This is again, a handout from my Creative Writing tute this Friday (the last one). I’m going to miss these little things I get given.
So the handout came with a URL, which I suppose is where all the info is from.
Anyway, this is the introduction, as it is on my handout:
Since 1982 the English Department at San Jose State University has sponsored the Bulwer-Lytton Fiction Contest, a whimsical literary competition that challenges entrants to compose the opening sentence to the worst of all possible novels. The contest (hereafter referred to as the BLFC) was the brainchild (or Rosemary’s baby) of Professor Scott Rice, whose graduate school excavations unearthed the source of the line “It was a dark and stormy night.”
I won’t write it all up, but I will show you some of my favorites (I think they’re meant to be so ridiculous that they’re funny):
The countdown had stalled at T minus 69 seconds when Desiree, the first female ape to go up in space, winked at me slyly and pouted her thick, rubbery lips unmistakably – the first of many such advances during what would prove to be the longest, and most memorable, space voyage of my career. – Martha Simpson, Glastonbury, Connecticut (1985 winner)
The bone-chilling scream split the warm summer night in two, the first half being before the scream when it was fairly balmy and calm and pleasant for those who hadn’t heard the scream at all, but not calm or balmy or even very nice for those who did hear the scream, discounting the little period of time during the actual scream itself when your ears might have been hearing it but your brain wasn’t reacting yet to let you know. – Patricia E. Presutti, Lewiston, New York (1986 winner)
“Ace, watch your head!” hissed Wanda urgently, yet somehow provocatively, through red, full, sensuous lips, but he couldn’t you know, since nobody can actually watch more than part of his nose or a little cheek or lips of he really tries, but he appreciated her warning. – Janice Estey, Aspen, Colorado (1996 winner)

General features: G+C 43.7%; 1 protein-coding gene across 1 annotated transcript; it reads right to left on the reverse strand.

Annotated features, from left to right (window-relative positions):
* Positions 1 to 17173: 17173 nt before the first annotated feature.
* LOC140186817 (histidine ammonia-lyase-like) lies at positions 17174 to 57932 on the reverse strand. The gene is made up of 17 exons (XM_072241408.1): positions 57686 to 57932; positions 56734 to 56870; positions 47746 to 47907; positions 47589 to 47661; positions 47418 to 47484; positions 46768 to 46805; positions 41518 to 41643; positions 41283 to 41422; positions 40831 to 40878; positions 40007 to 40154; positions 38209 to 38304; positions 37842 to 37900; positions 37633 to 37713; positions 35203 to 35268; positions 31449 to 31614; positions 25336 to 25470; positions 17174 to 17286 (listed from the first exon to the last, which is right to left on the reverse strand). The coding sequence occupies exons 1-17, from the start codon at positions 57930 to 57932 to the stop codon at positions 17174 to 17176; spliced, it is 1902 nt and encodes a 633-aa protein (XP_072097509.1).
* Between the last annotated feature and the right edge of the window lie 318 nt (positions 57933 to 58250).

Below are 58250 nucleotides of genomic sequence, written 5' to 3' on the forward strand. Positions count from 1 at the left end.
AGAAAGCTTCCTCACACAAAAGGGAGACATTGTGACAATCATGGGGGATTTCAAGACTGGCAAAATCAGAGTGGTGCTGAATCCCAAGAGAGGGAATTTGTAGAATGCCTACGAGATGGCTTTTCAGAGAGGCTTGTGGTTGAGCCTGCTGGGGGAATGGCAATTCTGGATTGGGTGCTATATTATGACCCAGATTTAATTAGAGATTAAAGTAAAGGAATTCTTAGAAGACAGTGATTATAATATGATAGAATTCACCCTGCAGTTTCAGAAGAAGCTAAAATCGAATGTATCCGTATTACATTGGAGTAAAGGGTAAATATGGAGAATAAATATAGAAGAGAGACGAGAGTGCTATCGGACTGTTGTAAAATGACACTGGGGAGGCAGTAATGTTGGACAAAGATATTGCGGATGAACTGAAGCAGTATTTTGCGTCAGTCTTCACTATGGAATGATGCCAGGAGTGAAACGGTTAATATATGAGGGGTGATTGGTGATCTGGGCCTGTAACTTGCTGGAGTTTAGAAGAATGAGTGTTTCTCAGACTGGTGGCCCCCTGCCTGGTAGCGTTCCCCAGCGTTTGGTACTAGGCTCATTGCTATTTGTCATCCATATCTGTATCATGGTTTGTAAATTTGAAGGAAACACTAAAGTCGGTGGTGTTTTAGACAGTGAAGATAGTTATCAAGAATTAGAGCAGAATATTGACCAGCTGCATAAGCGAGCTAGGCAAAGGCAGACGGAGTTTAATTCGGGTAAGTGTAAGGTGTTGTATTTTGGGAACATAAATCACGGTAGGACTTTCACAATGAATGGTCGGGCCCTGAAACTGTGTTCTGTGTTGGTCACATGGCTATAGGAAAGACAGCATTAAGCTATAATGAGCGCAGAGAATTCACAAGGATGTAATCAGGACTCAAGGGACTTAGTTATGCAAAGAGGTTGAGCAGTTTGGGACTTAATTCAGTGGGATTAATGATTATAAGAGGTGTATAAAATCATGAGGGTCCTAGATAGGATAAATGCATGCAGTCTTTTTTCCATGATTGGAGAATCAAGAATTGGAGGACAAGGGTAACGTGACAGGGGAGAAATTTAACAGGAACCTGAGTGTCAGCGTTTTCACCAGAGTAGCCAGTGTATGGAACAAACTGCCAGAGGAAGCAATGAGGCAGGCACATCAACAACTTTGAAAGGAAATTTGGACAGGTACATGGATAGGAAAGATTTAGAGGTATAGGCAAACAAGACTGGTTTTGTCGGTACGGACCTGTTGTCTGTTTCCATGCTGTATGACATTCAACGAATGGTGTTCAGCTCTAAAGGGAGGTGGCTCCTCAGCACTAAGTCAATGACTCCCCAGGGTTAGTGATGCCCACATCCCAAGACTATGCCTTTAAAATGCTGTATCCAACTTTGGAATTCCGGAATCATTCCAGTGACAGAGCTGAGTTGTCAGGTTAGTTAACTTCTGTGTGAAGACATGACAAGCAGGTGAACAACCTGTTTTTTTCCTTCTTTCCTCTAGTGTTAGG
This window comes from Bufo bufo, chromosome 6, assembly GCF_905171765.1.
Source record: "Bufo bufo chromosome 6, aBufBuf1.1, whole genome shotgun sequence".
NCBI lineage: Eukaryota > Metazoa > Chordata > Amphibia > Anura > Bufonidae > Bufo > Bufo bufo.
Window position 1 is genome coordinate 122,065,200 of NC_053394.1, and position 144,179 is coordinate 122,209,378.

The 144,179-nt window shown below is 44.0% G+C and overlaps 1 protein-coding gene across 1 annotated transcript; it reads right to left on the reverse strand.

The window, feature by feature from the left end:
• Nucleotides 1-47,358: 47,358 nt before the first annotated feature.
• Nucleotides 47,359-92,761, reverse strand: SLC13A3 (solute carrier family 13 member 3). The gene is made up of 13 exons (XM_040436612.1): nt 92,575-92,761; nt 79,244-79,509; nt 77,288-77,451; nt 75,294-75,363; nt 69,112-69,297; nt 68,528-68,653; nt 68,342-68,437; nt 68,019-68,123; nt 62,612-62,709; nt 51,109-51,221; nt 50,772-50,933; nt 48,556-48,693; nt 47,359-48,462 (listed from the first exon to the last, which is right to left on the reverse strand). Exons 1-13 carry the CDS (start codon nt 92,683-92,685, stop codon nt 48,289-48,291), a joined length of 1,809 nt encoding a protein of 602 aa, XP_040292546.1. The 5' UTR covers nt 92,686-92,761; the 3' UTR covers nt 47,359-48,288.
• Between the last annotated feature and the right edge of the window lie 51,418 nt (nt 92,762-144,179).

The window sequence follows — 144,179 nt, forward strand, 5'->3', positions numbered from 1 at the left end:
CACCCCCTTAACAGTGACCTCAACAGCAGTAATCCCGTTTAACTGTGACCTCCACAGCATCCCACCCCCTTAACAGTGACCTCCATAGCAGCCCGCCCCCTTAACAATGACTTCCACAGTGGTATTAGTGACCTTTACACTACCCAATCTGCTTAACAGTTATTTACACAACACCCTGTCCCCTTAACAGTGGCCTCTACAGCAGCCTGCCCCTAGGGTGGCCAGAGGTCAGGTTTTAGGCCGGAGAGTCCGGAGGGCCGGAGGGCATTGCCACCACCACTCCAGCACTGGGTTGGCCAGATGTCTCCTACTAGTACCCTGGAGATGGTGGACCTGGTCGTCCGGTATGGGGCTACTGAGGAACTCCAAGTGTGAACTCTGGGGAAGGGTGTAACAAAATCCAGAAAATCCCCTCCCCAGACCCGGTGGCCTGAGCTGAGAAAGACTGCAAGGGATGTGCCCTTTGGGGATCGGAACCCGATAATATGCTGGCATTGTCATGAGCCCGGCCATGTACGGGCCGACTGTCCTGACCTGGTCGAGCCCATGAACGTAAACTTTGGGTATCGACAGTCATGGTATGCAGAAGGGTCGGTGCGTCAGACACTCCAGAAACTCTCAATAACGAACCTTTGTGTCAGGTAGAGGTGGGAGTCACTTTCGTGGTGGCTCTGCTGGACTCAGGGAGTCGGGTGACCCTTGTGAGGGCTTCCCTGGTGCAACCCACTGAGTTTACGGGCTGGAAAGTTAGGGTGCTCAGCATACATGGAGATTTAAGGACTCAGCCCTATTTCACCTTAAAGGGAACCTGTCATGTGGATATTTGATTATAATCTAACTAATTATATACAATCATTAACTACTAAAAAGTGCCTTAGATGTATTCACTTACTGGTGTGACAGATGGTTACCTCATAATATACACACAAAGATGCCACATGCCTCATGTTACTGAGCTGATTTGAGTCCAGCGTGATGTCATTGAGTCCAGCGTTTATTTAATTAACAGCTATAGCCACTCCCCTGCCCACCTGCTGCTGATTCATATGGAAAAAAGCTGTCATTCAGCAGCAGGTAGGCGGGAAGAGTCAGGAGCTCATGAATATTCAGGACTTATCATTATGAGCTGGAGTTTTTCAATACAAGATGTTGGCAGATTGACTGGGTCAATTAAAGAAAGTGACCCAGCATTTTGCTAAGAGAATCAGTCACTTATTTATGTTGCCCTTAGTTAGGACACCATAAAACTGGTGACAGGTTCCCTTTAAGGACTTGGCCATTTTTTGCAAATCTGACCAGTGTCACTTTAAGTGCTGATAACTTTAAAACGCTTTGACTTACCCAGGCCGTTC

The moment he laid eyes on the lifeless body of the nude socialite sprawled across the bathroom floor, Detective Leary knew she had committed suicide by grasping the cap on the tamper-proof bottle, pushing down and twisting while she kept your thumb firmly pressed against the spot the arrow pointed to, until she hit the exact spot where the tab clicks into place, allowing her to remove the cap and swallow the entire contents of the bottle, thus ending her life. – Artie Kalemeris, Fairfax, Virginia (1997 winner)
They had but one last remaining night together, so they embraced each other as tight as that two-flavor entwined string cheese that is orange and yellowish-white, the orange probably being a bland Cheddar and the white…Mozzarella, although it could possibly be Provolone or just plain American, as it really doesn’t taste distinctly dissimilar from the orange, yet they would have you believe it does by coloring it differently. -Mariann Simms, Wetumpka, Alabama (2003 winner)
So I tried my hand at my own “horrible” fiction starts:
The first time I met him he’d run at me with uncontainable joy, his silky golden locks bouncing on his teddy-bear-like body with the same enthusiasm as that of a fat man’s bosoms. His tongue smeared my cheek with the fury of a fully-paid carwash service, attempting to encase me wholly, to the last inch of my life, in his warm saliva. His breath was on my ear, toasty like a dog’s – which was fitting, was because he was indeed a compact little Maltese Cross.
I’m in my Day 1 of my 11 Days of Writing Hell. So far I’ve finished 1 essay, and I will attempt to redraft and finish off my entire short fiction piece, thus finishing 1/4 subjects, by dinner tonight.
A truly excellent beginning to a novel. It shows promise. I particularly enjoyed the subtle twist at the end confirming the non-human nature of the “teddy-bear-like body” possessing…thing.